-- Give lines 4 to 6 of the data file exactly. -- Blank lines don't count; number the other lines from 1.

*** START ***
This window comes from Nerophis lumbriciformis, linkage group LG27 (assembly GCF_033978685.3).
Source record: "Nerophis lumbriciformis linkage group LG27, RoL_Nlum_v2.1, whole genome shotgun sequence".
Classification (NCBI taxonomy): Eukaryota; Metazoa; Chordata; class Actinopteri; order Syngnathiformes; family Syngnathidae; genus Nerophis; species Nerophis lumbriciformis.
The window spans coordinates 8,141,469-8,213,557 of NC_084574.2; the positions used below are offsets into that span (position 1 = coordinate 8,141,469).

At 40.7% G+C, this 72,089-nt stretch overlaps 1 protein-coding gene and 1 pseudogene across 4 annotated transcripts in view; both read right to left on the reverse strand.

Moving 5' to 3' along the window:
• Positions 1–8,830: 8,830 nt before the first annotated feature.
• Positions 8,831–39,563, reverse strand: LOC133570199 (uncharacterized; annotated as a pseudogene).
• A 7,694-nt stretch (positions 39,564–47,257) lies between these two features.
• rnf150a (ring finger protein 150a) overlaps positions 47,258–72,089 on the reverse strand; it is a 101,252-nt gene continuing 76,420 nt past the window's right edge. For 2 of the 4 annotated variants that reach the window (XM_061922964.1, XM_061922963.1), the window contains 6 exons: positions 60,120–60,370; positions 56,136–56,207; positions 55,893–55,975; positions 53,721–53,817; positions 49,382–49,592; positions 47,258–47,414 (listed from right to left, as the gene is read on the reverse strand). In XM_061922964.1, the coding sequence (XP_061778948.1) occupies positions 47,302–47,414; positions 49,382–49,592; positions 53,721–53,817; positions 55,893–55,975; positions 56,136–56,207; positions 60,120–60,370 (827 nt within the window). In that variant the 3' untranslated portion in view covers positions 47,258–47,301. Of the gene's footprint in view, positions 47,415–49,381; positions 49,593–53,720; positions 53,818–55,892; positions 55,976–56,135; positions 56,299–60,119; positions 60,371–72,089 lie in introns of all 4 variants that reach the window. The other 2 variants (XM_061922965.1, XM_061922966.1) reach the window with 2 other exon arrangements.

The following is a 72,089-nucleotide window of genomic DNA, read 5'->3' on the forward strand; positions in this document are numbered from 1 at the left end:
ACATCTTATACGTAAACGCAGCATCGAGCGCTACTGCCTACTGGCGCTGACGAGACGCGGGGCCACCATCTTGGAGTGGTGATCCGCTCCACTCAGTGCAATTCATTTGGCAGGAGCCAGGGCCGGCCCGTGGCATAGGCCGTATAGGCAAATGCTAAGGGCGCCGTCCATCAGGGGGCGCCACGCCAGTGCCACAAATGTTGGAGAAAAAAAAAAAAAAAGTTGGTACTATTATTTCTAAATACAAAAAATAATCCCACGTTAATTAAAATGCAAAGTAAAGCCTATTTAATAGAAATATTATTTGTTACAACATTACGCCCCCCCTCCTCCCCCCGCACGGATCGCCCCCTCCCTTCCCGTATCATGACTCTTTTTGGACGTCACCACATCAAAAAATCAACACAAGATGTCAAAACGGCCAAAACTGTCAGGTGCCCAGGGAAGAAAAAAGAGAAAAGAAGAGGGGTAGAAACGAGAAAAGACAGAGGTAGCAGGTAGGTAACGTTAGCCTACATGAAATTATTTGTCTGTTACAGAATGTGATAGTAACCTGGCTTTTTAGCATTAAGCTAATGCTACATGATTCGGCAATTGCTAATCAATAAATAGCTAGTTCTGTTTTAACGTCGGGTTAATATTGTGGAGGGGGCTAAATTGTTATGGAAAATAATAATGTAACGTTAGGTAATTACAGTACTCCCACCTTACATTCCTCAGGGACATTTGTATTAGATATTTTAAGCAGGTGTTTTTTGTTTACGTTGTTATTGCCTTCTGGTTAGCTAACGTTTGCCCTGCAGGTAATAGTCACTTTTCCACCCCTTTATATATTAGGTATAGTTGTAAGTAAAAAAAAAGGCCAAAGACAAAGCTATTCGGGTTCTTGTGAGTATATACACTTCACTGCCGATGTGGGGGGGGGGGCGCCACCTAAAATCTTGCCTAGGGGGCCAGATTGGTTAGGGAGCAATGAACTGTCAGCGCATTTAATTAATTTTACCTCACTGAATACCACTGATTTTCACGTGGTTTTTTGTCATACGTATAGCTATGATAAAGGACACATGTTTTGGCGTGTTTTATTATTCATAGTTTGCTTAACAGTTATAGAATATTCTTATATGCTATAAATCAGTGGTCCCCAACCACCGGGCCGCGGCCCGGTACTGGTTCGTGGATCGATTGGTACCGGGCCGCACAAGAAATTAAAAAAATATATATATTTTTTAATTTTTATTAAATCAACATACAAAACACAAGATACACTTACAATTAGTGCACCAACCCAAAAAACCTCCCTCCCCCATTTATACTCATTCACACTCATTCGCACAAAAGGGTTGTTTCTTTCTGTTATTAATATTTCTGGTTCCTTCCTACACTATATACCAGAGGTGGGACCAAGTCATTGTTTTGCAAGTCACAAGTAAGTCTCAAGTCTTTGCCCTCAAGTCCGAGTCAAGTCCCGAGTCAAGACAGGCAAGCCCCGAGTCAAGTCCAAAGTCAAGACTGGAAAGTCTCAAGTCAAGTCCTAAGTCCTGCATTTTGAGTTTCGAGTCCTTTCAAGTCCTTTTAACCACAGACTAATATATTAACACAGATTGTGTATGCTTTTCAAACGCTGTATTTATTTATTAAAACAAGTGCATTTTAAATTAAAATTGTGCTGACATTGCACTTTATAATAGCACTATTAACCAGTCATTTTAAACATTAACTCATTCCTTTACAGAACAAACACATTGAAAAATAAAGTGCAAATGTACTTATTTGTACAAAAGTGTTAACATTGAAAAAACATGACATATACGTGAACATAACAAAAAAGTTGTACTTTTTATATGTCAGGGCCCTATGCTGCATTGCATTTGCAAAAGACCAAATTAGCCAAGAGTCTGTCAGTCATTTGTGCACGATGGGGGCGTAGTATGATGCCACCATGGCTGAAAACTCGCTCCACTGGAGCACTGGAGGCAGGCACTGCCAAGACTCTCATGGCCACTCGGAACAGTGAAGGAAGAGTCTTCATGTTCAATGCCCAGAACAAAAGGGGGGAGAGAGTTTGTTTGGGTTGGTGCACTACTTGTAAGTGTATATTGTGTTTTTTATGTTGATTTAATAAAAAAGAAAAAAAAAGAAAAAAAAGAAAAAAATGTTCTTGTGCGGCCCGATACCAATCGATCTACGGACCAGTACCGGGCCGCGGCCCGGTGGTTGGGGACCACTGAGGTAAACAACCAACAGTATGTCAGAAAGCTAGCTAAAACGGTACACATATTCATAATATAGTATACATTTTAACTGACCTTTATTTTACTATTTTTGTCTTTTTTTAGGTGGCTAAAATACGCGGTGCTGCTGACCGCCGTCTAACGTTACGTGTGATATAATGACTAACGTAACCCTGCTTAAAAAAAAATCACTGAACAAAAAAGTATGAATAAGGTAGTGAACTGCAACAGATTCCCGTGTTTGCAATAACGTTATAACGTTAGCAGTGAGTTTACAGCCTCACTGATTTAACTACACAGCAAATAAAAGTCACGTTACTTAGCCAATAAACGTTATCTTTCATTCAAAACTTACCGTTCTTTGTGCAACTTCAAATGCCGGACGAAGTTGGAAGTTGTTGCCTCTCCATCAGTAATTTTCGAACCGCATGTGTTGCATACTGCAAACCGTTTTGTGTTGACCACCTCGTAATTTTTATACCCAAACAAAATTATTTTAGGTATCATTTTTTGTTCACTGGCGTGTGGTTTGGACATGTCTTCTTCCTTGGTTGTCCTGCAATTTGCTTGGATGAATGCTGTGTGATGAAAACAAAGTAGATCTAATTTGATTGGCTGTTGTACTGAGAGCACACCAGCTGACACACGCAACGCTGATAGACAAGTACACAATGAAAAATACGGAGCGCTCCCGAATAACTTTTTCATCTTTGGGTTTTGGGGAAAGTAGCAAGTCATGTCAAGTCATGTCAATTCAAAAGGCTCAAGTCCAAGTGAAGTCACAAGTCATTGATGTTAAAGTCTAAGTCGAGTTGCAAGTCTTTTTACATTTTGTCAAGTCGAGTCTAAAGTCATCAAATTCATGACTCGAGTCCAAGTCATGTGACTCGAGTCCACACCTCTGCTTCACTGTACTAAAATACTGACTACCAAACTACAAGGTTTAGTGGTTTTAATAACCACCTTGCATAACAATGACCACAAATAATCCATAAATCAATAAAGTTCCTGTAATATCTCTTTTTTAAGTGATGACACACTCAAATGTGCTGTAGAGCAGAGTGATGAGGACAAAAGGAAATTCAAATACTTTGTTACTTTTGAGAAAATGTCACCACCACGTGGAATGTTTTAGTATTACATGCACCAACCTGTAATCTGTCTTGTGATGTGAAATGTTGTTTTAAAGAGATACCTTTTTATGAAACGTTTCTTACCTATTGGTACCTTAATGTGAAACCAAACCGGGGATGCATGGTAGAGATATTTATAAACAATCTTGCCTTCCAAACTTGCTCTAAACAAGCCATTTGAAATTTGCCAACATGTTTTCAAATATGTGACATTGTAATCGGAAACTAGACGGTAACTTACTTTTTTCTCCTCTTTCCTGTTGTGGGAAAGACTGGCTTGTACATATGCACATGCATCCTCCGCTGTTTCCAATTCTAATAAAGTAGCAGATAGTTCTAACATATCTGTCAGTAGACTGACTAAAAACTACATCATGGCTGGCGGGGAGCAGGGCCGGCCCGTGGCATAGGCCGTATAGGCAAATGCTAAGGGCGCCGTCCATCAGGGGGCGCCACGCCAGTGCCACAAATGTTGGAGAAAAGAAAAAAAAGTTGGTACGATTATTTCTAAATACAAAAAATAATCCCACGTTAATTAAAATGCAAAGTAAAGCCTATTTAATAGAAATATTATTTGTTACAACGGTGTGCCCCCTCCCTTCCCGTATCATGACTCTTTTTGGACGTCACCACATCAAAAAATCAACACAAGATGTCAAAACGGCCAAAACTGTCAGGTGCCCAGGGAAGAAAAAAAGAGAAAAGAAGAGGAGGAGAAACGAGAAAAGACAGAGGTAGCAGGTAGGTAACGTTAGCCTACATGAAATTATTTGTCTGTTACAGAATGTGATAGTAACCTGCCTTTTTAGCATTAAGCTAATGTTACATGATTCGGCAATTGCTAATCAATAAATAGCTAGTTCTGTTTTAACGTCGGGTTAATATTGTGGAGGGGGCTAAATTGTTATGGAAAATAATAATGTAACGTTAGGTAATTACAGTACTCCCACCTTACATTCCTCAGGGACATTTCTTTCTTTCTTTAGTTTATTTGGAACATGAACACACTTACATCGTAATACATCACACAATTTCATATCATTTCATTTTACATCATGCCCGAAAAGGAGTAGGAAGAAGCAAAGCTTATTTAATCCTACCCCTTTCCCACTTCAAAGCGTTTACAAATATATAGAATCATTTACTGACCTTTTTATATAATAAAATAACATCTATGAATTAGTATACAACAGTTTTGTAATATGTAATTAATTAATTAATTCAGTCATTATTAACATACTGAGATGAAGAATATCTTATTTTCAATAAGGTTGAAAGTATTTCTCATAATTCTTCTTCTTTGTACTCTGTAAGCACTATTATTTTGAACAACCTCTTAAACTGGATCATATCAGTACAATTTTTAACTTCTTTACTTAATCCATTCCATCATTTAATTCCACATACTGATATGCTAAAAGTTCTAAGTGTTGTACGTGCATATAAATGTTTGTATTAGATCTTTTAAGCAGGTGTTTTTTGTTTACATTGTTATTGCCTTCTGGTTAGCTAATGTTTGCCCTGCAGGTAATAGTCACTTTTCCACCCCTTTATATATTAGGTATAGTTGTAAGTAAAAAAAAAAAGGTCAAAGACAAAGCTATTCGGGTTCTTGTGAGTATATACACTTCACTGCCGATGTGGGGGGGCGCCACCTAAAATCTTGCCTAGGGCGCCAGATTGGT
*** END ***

The window spans coordinates 8,141,469-8,213,557 of NC_084574.2; the positions used below are offsets into that span (position 1 = coordinate 8,141,469).

At 40.7% G+C, this 72,089-nt stretch overlaps 1 protein-coding gene and 1 pseudogene across 4 annotated transcripts in view; both read right to left on the reverse strand.

Moving 5' to 3' along the window: